“’Girl Crush’ eventually had success. But when we test songs and you get the list back from listeners and all the female songs are down at the bottom, well, you can’t buck the system if you want to stay in business.                                                         

“Sometimes,” he says, “women are tougher on other women than they are on men.”

Comments (2)

  1. Submitted by Mark Ohm on 06/10/2015 - 04:22 pm.

    The Fox link goes to the Country Aircheck site

  2. Submitted by Ray Schoch on 06/11/2015 - 08:01 am.

    Just to be different

    Keep in mind that I’m an elderly, white male – NOT the demographic that radio stations (or country music as a genre) is trying to reach. Beyond that, two other points: first, I stopped listening to the radio 30 years ago; second, I’m technologically obsolete. I don’t own a smart phone or a pair of earbuds. Most of my music collection, an eclectic one, is from CDs, or has been purchased from Apple’s iTunes store. I don’t care about streaming services like Spotify. I’m not hostile to them, either. I just don’t need to hear recorded music as background noise through the course of the day and evening.

    I listen to music on road trips (I can play my iPod through the car’s sound system), and at home when I want to play along. I have quite a bit of country music because, as a long-time amateur (and not very good) guitar player, I find that the cliché that most country songs are “three chords and the truth” is very often right on target, and I can play along with most songs, even though I don’t read music or understand much about music theory.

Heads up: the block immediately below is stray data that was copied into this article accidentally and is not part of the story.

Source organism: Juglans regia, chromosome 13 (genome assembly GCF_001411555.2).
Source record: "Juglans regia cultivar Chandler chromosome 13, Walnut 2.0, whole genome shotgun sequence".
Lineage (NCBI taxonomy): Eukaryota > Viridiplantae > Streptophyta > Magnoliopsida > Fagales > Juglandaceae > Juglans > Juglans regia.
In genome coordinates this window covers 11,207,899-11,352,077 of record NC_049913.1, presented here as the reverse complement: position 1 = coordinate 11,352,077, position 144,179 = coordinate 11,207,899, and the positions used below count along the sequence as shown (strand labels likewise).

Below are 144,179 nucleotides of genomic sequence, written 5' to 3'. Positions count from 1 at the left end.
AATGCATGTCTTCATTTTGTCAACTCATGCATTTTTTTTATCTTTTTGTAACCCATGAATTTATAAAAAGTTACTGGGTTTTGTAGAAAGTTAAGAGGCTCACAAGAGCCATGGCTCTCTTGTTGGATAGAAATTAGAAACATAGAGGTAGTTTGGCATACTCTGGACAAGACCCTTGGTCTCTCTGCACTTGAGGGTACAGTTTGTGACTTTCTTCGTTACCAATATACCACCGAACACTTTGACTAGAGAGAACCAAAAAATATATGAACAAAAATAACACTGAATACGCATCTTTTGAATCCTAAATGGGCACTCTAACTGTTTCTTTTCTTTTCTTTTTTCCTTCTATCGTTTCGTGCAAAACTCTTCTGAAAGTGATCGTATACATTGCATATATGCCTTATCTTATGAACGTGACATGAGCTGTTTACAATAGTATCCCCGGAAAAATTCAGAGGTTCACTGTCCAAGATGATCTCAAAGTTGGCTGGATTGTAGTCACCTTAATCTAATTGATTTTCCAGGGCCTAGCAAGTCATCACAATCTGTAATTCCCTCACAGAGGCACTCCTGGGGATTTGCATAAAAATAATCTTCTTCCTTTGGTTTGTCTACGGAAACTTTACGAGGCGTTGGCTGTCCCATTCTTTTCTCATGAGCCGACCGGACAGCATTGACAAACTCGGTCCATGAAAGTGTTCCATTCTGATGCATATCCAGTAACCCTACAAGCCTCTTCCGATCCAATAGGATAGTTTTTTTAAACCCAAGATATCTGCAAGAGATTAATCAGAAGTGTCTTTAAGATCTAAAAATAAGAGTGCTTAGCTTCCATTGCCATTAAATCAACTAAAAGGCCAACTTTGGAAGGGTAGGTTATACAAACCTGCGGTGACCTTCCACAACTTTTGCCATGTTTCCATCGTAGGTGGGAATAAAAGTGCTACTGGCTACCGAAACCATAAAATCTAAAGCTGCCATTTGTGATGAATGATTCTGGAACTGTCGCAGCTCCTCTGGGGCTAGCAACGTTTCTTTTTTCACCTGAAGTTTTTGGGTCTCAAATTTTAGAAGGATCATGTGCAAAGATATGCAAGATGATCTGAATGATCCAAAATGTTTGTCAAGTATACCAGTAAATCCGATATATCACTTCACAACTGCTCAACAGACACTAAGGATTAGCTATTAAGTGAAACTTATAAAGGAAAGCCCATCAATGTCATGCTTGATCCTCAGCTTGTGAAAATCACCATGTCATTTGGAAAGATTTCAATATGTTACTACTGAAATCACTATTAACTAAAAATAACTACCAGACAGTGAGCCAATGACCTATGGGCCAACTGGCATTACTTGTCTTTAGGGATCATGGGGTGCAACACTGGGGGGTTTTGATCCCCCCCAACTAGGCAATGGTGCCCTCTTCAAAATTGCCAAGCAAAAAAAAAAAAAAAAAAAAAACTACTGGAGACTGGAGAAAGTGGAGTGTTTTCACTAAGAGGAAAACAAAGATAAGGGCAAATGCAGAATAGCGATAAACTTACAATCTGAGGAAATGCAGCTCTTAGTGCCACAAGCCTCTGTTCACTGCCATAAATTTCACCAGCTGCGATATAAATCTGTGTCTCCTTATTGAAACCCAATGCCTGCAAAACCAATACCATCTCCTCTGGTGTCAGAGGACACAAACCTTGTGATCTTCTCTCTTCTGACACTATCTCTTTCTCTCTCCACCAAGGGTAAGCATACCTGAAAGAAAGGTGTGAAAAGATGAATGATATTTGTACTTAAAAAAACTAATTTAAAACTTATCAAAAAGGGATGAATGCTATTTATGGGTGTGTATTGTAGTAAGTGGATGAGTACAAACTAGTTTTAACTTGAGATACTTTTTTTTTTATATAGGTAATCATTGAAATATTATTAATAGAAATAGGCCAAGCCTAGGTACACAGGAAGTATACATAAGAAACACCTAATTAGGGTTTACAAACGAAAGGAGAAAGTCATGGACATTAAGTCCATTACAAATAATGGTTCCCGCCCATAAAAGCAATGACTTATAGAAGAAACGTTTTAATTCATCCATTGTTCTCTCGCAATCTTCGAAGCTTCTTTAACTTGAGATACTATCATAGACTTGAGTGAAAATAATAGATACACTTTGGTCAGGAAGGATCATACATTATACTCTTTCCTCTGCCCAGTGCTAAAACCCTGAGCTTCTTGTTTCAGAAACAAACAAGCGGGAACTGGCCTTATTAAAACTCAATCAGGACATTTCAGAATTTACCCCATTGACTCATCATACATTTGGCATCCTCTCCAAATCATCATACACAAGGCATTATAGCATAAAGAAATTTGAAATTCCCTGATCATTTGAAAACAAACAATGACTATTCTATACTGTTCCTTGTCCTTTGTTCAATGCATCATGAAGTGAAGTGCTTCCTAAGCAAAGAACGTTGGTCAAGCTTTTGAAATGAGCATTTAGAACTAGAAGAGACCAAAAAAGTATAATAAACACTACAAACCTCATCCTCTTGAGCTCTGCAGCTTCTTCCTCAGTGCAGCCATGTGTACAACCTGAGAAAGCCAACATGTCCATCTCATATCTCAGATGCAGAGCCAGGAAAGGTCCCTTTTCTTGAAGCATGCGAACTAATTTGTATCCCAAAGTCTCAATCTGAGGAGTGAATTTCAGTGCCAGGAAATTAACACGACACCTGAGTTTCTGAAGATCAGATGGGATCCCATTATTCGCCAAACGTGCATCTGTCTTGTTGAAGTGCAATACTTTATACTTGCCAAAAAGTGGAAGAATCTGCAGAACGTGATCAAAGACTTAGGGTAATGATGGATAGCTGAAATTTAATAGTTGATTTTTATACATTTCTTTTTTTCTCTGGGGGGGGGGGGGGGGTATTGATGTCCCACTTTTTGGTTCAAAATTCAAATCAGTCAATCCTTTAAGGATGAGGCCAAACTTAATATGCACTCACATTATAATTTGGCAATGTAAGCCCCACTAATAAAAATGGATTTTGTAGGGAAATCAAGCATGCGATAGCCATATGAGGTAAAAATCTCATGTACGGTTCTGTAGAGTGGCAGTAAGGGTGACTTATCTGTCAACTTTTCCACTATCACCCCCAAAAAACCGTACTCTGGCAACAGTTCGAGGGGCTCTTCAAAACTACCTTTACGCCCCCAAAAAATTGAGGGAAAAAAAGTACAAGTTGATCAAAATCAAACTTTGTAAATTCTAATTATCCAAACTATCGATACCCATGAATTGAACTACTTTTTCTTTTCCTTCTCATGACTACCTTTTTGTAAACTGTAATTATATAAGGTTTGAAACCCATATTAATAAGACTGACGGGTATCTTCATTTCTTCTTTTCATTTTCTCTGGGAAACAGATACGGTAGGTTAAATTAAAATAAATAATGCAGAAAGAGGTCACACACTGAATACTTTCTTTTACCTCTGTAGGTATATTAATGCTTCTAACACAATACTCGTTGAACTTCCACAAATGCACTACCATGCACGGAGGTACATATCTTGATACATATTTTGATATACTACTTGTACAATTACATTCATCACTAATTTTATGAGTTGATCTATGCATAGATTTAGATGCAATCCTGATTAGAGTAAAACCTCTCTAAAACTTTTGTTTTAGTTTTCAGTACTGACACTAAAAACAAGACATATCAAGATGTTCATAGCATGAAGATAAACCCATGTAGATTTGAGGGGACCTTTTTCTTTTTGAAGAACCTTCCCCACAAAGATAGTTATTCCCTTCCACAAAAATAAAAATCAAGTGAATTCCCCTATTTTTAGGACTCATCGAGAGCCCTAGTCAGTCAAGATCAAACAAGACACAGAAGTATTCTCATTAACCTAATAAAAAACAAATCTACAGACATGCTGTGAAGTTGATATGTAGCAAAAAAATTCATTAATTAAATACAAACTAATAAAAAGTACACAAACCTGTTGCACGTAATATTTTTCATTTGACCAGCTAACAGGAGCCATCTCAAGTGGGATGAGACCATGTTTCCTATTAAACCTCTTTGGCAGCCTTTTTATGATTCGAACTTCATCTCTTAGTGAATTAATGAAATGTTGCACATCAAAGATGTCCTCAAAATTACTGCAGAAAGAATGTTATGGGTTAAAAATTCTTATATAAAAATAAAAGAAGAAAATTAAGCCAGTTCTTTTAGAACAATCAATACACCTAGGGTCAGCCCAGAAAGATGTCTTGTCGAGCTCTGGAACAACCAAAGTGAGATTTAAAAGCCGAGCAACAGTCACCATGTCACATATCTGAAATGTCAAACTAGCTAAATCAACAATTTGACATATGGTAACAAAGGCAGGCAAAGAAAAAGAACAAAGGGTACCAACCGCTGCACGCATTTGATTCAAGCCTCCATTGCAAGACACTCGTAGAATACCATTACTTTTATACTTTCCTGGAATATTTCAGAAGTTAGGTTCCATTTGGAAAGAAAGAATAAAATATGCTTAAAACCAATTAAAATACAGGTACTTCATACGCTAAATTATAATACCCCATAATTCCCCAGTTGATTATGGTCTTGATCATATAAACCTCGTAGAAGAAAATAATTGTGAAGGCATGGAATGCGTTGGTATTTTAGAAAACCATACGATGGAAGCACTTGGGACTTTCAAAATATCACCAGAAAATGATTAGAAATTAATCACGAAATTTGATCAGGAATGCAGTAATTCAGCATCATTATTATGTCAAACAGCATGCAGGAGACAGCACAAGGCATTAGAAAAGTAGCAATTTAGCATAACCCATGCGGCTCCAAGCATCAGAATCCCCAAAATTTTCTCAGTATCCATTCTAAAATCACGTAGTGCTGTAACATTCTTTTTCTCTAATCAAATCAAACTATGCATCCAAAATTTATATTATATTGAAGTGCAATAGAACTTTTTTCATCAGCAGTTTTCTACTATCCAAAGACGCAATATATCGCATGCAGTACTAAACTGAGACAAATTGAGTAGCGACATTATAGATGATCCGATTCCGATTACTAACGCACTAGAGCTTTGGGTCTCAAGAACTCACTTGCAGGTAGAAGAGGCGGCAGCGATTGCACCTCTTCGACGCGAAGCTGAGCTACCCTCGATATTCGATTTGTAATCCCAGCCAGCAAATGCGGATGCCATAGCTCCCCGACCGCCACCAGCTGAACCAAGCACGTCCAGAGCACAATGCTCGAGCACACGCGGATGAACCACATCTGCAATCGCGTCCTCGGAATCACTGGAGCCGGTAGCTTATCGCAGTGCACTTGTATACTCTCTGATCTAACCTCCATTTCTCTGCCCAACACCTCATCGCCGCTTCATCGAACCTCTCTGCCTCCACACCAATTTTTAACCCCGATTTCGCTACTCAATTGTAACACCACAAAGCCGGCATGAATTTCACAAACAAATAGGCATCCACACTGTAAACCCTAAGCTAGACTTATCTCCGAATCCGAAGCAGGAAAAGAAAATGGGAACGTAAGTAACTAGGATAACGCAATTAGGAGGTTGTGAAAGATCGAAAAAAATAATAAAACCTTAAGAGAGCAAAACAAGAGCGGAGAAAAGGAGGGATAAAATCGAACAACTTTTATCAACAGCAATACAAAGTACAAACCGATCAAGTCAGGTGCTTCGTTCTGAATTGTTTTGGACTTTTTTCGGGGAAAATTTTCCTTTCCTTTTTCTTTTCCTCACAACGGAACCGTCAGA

All of which is a far-too-elaborate preface to the fact that I listen to quite a bit of country music, most of which I’ve acquired by browsing iTunes and picking songs I like, rather than listening to the radio. The second point is that, again, I’m an elderly white male, and while the target audience for country may well prefer stubble-draped males with ridiculous cowboy hats (I have a Stetson myself, but I don’t wear it much in Minnesota), 90% of my country music collection is sung by females, or by groups with a female lead singer.